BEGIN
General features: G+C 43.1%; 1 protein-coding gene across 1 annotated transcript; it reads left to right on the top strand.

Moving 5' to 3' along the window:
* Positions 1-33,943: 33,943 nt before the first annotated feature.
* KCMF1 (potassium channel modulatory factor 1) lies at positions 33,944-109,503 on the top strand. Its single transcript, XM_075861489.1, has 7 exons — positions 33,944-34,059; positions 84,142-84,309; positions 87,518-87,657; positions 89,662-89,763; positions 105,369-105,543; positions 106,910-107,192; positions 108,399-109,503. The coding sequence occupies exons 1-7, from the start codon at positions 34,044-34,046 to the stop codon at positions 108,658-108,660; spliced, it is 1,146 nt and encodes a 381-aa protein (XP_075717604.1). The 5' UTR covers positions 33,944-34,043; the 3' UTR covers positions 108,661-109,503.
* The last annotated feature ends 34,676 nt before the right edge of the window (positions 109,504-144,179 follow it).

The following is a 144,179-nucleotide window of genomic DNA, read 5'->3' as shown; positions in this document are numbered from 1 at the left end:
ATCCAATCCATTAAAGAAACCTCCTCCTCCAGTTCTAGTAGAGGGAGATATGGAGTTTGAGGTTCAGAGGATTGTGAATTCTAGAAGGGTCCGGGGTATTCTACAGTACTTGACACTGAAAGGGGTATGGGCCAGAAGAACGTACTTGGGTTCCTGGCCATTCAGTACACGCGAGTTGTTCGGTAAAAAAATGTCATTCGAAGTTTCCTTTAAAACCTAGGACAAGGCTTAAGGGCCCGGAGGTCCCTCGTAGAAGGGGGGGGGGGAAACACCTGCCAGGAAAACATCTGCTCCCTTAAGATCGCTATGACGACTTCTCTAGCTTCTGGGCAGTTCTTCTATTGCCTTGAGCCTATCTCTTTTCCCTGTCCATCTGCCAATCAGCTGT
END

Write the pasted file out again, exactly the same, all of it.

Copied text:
General features: G+C 43.1%; 1 protein-coding gene across 1 annotated transcript; it reads left to right on the top strand.

Moving 5' to 3' along the window:
* Positions 1-33,943: 33,943 nt before the first annotated feature.
* KCMF1 (potassium channel modulatory factor 1) lies at positions 33,944-109,503 on the top strand. Its single transcript, XM_075861489.1, has 7 exons — positions 33,944-34,059; positions 84,142-84,309; positions 87,518-87,657; positions 89,662-89,763; positions 105,369-105,543; positions 106,910-107,192; positions 108,399-109,503. The coding sequence occupies exons 1-7, from the start codon at positions 34,044-34,046 to the stop codon at positions 108,658-108,660; spliced, it is 1,146 nt and encodes a 381-aa protein (XP_075717604.1). The 5' UTR covers positions 33,944-34,043; the 3' UTR covers positions 108,661-109,503.
* The last annotated feature ends 34,676 nt before the right edge of the window (positions 109,504-144,179 follow it).

The following is a 144,179-nucleotide window of genomic DNA, read 5'->3' as shown; positions in this document are numbered from 1 at the left end:
ATCCAATCCATTAAAGAAACCTCCTCCTCCAGTTCTAGTAGAGGGAGATATGGAGTTTGAGGTTCAGAGGATTGTGAATTCTAGAAGGGTCCGGGGTATTCTACAGTACTTGACACTGAAAGGGGTATGGGCCAGAAGAACGTACTTGGGTTCCTGGCCATTCAGTACACGCGAGTTGTTCGGTAAAAAAATGTCATTCGAAGTTTCCTTTAAAACCTAGGACAAGGCTTAAGGGCCCGGAGGTCCCTCGTAGAAGGGGGGGGGGGAAACACCTGCCAGGAAAACATCTGCTCCCTTAAGATCGCTATGACGACTTCTCTAGCTTCTGGGCAGTTCTTCTATTGCCTTGAGCCTATCTCTTTTCCCTGTCCATCTGCCAATCAGCTGT